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to cause a mobile device (e.g. mobile phone, tablet computer) to stop working by updating or installing software on it
a mobile device which no longer works after a software update or installation
'My Verizon Wireless Motorola Droid phone has been replaced ten times under warranty in less than two years. Reasons include an Android update that bricked the phone …'Consumerist 28th May 2013
'I love that phone but one "reset to factory settings" later and my phone is a brick.'web forum post 23rd June 2013
Have you ever had the experience of taking something you own, a pair of curtains, a kettle, a lawnmower, and doing something to it, purportedly to improve its condition, but ending up with something which isn't as good as what you started out with? The washed curtains have shrunk, the de-scaled kettle no longer boils, the serviced lawnmower won't start!
the term is usually used in the context of mobile phones, but it's also possible to brick other devices, such as tablet or desktop computers and even games consoles
In the tech-centred world in which we live, it's inevitable that electronic devices might also be periodically subjected to a bit of an overhaul, but what if our attempts at maintenance or improvement leave them similarly worse for wear? This is the circumstance behind an action now described by the verb brick. And a bricked device is, unfortunately, a useless device.
The transitive verb brick refers to the undesirable action of causing an electronic device to stop working because of something you've done to the software, usually when updating its operating system or adding a new application. Though the term is usually used in the context of mobile phones, it's also possible to brick other devices, such as tablet or desktop computers and even games consoles. Devices are often bricked when there's an interruption to an update procedure, perhaps because of power failure or because the user inadvertently does something which affects it. Such interruptions can partially overwrite or corrupt what is known as firmware, software which is integral to the device and without which it may not properly function.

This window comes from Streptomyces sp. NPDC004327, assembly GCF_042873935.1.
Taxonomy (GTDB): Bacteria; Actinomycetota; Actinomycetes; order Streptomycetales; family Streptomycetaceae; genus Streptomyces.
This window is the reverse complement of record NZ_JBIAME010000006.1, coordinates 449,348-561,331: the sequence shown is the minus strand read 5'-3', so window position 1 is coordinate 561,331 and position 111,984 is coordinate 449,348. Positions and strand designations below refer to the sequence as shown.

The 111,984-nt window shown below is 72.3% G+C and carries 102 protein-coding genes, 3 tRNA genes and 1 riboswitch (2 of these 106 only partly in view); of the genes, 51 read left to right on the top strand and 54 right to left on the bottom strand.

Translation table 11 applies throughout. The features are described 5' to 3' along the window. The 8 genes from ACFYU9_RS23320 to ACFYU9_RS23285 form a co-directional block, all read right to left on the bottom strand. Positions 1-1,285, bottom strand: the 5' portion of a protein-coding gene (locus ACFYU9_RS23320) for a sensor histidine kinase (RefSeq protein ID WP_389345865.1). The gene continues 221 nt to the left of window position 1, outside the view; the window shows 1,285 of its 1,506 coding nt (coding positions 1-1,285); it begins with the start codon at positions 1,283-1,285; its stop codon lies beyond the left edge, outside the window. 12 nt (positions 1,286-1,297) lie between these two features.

The verb brick often appears in the passive form, a syntactic realization which abstracts the responsibility away from frustrated device users, e.g. My phone got bricked when I downloaded a system update. A corresponding participle adjective bricked is also quite common, e.g. a bricked phone. The noun homonym brick is used to refer to a device which is accidentally rendered inoperable in this way, especially if it's been damaged beyond repair.
Though the action of bricking is frustrating and quite clearly undesirable, it can sometimes be reversed. Firmware can sometimes be reloaded or other software developed to counteract the effects, a concept described as unbricking. There is unfortunately no catch-all method here – if a device is to be unbricked, it usually requires a bespoke solution.
Interestingly enough, bricking does have a potentially useful application – if a mobile phone is reported stolen, then it can be blocked from use in the wrong hands by being bricked. This is usually achieved by blocking the unique identification code which identifies it as a valid device and allows access to the network.
There's been evidence of informal use of the word brick in this sense since the mid-2000s, the idea being that the device's lack of functionality makes it no more useful than a brick. This usage was possibly inspired by the slightly earlier use of brick to refer to outdated or particularly unfashionable-looking mobile phones, phones that were large, bulky and block-shaped, therefore resembling a 'brick' (I remember them well!).
The word brick, dating back to the early 15th century, has been through various incarnations in its lifetime, swinging between positive and negative connotations in its metaphoric use. On the more positive side, for example, an informal use which dates back to the 1800s and was popular during the forties and fifties is brick in reference to a dependable, helpful person, though this now sounds rather old-fashioned.
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This article was first published on 27th August 2013.